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March 1979

Steroids and Immunosuppression: Effect on Anastomotic Intimal Hyperplasia in Femoral Arterial Dacron Bypass Grafts

Author Affiliations

From the Department of Surgery, University of Rochester (NY) Medical Center.

Arch Surg. 1979;114(3):273-276. doi:10.1001/archsurg.1979.01370270047007

• The effects of steroids and immunosuppression on 6-cm long bilateral femoral arterial Dacron bypass grafts were studied in 30 adult mongrel dogs. The dogs were serially placed into one of the following three groups: control, steroid, and immunosuppression. The control and steroid groups each had a 70% graft patency rate, whereas the immunosuppression group had a 100% eight-week graft patency rate. The results in the steroid group were not statistically different from the control group, whereas the results in the immunosuppression group were statistically different from the control. The decrease in internal diameter was secondary to a localized accumulation of tissue at the anastomotic site, which histologically appeared to be a hyperplastic intima morphologically different in each group. There is a substantial decrease in intimal hyperplasia at anastomotic sites and a higher graft patency rate in dogs treated with low-dose azathioprine as compared with control or steroid-treated animals. The mechanism seems to be a slower and more orderly intimalization rather than suppression of any specific intimal cellular elements.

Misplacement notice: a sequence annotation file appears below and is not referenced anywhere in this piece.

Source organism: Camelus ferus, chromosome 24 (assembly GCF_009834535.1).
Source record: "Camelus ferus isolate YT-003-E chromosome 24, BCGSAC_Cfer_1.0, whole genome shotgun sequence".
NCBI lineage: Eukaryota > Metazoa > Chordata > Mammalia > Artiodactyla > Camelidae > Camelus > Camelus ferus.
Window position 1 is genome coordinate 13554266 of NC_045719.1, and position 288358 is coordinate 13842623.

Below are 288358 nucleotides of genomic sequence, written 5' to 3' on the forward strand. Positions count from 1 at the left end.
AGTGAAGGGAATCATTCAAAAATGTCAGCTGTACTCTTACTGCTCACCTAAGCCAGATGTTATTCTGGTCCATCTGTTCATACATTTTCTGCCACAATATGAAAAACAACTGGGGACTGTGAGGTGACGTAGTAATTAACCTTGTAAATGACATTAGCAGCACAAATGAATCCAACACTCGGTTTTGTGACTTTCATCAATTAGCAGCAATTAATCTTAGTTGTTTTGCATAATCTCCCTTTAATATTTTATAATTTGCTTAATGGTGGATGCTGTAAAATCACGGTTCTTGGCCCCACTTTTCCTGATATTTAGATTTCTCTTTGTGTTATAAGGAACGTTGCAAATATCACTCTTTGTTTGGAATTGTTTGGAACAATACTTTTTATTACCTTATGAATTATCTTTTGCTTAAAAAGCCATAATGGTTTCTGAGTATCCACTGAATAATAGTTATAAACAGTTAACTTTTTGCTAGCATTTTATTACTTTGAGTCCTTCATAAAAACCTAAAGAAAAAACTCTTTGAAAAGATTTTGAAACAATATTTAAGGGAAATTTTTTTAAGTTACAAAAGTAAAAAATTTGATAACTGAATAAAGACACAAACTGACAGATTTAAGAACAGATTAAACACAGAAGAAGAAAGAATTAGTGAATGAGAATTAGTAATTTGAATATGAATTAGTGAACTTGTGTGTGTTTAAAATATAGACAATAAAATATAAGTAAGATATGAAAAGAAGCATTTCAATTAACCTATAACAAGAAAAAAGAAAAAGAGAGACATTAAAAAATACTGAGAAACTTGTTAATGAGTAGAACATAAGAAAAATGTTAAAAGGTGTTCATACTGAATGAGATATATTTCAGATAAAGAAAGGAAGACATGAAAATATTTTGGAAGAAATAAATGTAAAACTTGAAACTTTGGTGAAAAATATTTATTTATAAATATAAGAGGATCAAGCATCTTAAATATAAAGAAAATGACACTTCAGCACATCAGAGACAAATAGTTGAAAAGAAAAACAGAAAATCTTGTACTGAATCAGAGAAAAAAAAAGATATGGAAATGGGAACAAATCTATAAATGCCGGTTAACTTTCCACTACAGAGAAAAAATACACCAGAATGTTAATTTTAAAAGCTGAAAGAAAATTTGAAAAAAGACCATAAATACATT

(Arch Surg 114:273-276, 1979)

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